67 address the learning ne eds of all students. The gap in learning to read at or above grade level is significant across the studied groups for each year of the study. Research Question Two Findings Table 4 1 1 shows a summary of the findings derived from the statistical analysis co mparing the percentage of students who achieved level three and above on FCAT in reading from 2002 to 2013. Statistical difference was found among the student groups each year of the study. The percentage of students who achieved level three was significan tly higher than African American students and economically disadvantaged students each year of the study. The percentage of student s who achieved level three was significantly higher than Hispanic students in all years of the study except 2005, 2006, 2007, 2009 and 2010. The data shows significant difference s in achievement among groups for most years of the study and rejects the null hypothesis.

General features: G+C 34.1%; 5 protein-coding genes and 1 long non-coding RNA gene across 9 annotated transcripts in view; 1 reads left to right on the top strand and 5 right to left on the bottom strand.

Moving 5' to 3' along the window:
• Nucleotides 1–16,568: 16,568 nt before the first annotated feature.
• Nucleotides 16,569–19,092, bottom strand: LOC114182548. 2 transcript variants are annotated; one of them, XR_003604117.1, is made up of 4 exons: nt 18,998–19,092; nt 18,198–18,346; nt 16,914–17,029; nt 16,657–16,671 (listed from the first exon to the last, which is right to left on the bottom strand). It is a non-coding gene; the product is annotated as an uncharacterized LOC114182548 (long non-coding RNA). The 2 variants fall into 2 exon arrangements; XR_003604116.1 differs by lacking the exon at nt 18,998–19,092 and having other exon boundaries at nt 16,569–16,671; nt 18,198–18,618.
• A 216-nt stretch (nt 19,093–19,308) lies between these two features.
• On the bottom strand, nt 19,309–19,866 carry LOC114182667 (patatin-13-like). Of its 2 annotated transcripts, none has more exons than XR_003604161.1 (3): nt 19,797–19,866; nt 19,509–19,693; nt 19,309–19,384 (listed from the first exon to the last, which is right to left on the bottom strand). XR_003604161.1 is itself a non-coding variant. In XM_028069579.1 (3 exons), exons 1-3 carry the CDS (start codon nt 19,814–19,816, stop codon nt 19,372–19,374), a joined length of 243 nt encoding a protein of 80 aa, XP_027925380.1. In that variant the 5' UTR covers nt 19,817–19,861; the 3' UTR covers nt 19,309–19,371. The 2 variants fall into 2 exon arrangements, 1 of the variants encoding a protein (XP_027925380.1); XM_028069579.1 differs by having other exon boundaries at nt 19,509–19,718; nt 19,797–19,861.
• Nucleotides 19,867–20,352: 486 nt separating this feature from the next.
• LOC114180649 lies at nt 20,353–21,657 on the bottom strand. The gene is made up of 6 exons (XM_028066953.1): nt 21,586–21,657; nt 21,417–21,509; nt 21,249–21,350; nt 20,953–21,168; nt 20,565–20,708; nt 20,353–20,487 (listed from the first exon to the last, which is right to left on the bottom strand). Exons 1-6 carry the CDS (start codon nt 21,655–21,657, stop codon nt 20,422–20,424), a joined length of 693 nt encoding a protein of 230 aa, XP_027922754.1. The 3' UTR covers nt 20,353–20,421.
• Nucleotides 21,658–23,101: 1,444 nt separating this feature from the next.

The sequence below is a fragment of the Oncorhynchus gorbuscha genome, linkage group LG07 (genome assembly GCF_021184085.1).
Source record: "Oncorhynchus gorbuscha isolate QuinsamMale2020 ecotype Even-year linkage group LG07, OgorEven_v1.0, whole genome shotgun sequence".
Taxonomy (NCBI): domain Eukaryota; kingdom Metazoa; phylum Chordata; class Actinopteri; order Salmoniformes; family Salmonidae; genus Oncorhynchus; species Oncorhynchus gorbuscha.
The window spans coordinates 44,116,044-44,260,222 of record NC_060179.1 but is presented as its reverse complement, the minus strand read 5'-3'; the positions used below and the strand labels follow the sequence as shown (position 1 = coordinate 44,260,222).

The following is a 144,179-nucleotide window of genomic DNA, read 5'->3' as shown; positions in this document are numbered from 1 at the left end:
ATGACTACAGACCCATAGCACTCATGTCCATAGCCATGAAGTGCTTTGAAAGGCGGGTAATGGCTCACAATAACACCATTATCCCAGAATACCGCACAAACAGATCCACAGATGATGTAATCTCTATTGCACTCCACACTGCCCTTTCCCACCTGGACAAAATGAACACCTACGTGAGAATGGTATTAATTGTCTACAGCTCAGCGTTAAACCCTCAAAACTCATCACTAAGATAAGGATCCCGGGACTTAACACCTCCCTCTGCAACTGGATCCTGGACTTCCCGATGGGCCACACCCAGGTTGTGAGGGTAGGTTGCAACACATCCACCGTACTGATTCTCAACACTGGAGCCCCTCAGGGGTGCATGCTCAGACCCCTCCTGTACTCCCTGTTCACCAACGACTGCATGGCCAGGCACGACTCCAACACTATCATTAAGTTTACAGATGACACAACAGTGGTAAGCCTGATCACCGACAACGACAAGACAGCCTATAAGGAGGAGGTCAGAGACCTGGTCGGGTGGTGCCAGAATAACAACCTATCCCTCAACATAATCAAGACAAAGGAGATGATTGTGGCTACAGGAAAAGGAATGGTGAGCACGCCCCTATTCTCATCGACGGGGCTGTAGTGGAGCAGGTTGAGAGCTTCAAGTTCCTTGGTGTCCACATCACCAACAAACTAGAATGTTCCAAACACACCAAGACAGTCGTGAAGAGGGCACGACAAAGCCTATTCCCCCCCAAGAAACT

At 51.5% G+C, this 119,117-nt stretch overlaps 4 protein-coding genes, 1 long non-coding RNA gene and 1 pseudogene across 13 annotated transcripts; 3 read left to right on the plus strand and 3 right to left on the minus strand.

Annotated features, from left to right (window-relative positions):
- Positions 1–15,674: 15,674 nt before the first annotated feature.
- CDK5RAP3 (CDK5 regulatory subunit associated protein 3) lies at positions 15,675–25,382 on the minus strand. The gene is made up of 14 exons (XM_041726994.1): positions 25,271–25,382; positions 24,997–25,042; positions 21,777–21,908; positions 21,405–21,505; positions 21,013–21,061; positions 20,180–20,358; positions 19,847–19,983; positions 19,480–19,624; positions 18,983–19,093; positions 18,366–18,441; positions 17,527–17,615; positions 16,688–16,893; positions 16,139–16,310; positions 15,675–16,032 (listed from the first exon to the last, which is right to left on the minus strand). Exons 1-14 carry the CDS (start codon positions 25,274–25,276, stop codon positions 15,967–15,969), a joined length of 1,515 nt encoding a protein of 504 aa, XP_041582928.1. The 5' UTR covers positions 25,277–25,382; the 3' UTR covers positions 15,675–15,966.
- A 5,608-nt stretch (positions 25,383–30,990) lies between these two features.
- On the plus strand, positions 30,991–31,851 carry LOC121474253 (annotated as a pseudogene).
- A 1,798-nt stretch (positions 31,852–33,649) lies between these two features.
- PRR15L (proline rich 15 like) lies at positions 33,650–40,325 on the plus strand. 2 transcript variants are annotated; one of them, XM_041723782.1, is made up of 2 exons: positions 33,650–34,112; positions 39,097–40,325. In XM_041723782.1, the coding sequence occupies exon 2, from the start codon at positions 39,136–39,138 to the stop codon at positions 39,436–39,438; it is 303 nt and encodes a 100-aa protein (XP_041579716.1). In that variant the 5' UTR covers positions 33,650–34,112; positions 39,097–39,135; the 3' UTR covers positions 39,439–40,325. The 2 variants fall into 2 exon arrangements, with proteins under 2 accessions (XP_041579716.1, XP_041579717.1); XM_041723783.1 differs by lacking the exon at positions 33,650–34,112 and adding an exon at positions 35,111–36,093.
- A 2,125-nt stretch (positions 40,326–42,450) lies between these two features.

68 Table 4 10 FCAT reading by student groups. % Level three African American Hispanic Econ. Dis. White Year M SD M SD M SD M SD F Sig. 2002 27.38 10.28 37.13 10.52 33.25 11.63 59.63 10.89 13.53 0 2003 29.88 11.45 39.75 11.42 36.00 11.96 62.75 11.90 12.08 0 2004 32.13 14.41 42.00 14.68 38.88 15.25 63.50 13.81 6.95 0.001 2005 34.50 15.79 44.50 15.73 39.75 16.03 64.63 14.33 5.79 0.003 2006 38.75 16.47 49.63 15.69 43.38 16.67 67.25 14.64 4.94 0.007 2007 38.75 15.20 49.63 14.66 43.75 15.52 68.50 13.67 6.20 0.002 2008 41.13 13.89 51.88 12.99 46.25 13.99 70.88 11.48 7.84 0.001 2009 43.00 15.19 54.38 14.01 49.13 15.25 72.13 13.09 6.06 0.003 2010 43.13 14.47 57.00 13.15 50.63 14.20 72.13 11.61 6.76 0.001 2011 35.75 3.96 50.88 3.68 43.88 3.91 67.88 3.31 107.77 0 2012 36.75 4.77 51.75 4.59 44.75 5.01 68.25 3.45 71.06 0 2013 37.75 3.92 52.75 3.01 45.75 3.37 68.63 2.62 129.29 0